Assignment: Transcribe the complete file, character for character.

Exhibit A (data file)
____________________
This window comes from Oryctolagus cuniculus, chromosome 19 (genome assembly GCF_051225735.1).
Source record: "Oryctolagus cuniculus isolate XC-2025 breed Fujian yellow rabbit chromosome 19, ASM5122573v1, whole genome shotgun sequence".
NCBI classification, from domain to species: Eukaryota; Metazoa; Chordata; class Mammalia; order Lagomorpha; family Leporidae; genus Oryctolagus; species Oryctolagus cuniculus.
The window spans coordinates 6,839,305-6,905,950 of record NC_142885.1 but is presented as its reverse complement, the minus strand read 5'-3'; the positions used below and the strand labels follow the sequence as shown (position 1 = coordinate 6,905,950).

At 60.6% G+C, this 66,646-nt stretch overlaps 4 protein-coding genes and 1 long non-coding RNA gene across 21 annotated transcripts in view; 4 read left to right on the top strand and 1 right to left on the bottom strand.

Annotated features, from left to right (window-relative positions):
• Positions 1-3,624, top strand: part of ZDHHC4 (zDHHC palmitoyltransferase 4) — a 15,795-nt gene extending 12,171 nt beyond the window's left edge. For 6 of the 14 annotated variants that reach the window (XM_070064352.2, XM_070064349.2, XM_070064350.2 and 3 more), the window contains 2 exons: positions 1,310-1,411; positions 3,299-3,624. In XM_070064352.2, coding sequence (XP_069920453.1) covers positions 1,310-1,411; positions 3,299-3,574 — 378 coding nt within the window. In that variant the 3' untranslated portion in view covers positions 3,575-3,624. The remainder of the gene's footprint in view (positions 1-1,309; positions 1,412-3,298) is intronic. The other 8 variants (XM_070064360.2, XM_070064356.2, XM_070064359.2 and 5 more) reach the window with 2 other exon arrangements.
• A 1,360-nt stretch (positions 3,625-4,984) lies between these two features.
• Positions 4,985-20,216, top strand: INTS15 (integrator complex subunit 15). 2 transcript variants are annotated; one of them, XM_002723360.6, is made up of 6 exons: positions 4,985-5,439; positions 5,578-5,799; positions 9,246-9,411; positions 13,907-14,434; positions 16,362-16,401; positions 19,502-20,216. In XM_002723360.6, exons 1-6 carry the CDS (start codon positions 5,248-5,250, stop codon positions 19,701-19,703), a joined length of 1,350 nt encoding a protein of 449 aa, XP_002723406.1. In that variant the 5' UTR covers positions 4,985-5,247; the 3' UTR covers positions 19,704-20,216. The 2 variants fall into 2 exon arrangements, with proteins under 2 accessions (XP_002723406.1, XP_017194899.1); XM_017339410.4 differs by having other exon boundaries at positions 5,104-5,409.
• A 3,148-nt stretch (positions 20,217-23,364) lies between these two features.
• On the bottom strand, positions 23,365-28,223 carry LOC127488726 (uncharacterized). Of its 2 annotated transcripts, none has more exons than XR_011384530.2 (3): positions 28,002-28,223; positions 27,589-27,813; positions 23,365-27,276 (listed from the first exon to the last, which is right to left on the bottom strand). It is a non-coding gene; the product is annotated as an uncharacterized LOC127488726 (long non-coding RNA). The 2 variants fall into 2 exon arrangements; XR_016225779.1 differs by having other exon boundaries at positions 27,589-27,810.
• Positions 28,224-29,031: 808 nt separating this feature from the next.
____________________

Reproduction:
This window comes from Oryctolagus cuniculus, chromosome 19 (genome assembly GCF_051225735.1).
Source record: "Oryctolagus cuniculus isolate XC-2025 breed Fujian yellow rabbit chromosome 19, ASM5122573v1, whole genome shotgun sequence".
NCBI classification, from domain to species: Eukaryota; Metazoa; Chordata; class Mammalia; order Lagomorpha; family Leporidae; genus Oryctolagus; species Oryctolagus cuniculus.
The window spans coordinates 6,839,305-6,905,950 of record NC_142885.1 but is presented as its reverse complement, the minus strand read 5'-3'; the positions used below and the strand labels follow the sequence as shown (position 1 = coordinate 6,905,950).

At 60.6% G+C, this 66,646-nt stretch overlaps 4 protein-coding genes and 1 long non-coding RNA gene across 21 annotated transcripts in view; 4 read left to right on the top strand and 1 right to left on the bottom strand.

Annotated features, from left to right (window-relative positions):
• Positions 1-3,624, top strand: part of ZDHHC4 (zDHHC palmitoyltransferase 4) — a 15,795-nt gene extending 12,171 nt beyond the window's left edge. For 6 of the 14 annotated variants that reach the window (XM_070064352.2, XM_070064349.2, XM_070064350.2 and 3 more), the window contains 2 exons: positions 1,310-1,411; positions 3,299-3,624. In XM_070064352.2, coding sequence (XP_069920453.1) covers positions 1,310-1,411; positions 3,299-3,574 — 378 coding nt within the window. In that variant the 3' untranslated portion in view covers positions 3,575-3,624. The remainder of the gene's footprint in view (positions 1-1,309; positions 1,412-3,298) is intronic. The other 8 variants (XM_070064360.2, XM_070064356.2, XM_070064359.2 and 5 more) reach the window with 2 other exon arrangements.
• A 1,360-nt stretch (positions 3,625-4,984) lies between these two features.
• Positions 4,985-20,216, top strand: INTS15 (integrator complex subunit 15). 2 transcript variants are annotated; one of them, XM_002723360.6, is made up of 6 exons: positions 4,985-5,439; positions 5,578-5,799; positions 9,246-9,411; positions 13,907-14,434; positions 16,362-16,401; positions 19,502-20,216. In XM_002723360.6, exons 1-6 carry the CDS (start codon positions 5,248-5,250, stop codon positions 19,701-19,703), a joined length of 1,350 nt encoding a protein of 449 aa, XP_002723406.1. In that variant the 5' UTR covers positions 4,985-5,247; the 3' UTR covers positions 19,704-20,216. The 2 variants fall into 2 exon arrangements, with proteins under 2 accessions (XP_002723406.1, XP_017194899.1); XM_017339410.4 differs by having other exon boundaries at positions 5,104-5,409.
• A 3,148-nt stretch (positions 20,217-23,364) lies between these two features.
• On the bottom strand, positions 23,365-28,223 carry LOC127488726 (uncharacterized). Of its 2 annotated transcripts, none has more exons than XR_011384530.2 (3): positions 28,002-28,223; positions 27,589-27,813; positions 23,365-27,276 (listed from the first exon to the last, which is right to left on the bottom strand). It is a non-coding gene; the product is annotated as an uncharacterized LOC127488726 (long non-coding RNA). The 2 variants fall into 2 exon arrangements; XR_016225779.1 differs by having other exon boundaries at positions 27,589-27,810.
• Positions 28,224-29,031: 808 nt separating this feature from the next.